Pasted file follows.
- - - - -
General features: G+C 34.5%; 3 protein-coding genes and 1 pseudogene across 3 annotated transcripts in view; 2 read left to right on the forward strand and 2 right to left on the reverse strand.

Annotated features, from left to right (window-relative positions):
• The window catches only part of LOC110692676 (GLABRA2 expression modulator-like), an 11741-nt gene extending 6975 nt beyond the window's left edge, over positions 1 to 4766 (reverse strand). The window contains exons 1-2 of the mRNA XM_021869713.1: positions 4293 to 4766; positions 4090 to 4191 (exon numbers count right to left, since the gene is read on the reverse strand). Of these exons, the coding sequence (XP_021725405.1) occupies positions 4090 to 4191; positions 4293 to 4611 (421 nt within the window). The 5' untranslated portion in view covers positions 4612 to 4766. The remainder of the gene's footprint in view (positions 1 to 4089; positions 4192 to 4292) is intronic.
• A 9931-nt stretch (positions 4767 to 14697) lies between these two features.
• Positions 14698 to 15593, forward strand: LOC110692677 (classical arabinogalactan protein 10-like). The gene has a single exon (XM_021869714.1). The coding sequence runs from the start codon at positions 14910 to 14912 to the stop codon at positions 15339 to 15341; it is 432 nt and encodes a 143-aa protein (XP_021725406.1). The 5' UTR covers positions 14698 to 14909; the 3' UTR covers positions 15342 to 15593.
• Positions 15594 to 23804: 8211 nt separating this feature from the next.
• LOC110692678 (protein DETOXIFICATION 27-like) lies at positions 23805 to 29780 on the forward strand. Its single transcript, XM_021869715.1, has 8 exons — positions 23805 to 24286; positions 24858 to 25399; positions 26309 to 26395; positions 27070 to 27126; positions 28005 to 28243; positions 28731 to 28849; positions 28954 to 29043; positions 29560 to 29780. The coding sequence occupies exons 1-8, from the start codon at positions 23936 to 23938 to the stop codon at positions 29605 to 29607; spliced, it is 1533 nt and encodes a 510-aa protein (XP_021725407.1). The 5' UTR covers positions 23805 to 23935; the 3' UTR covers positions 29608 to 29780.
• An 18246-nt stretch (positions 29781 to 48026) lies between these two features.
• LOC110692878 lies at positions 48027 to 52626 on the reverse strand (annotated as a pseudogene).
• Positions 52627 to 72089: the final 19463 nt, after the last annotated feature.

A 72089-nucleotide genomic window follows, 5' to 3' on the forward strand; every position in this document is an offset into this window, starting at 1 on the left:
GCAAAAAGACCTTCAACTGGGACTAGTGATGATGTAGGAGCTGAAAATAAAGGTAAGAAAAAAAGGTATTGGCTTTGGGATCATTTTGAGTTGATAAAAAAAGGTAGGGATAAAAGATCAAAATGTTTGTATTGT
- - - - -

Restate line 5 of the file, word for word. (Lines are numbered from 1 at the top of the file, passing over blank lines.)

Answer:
• Positions 14698 to 15593, forward strand: LOC110692677 (classical arabinogalactan protein 10-like). The gene has a single exon (XM_021869714.1). The coding sequence runs from the start codon at positions 14910 to 14912 to the stop codon at positions 15339 to 15341; it is 432 nt and encodes a 143-aa protein (XP_021725406.1). The 5' UTR covers positions 14698 to 14909; the 3' UTR covers positions 15342 to 15593.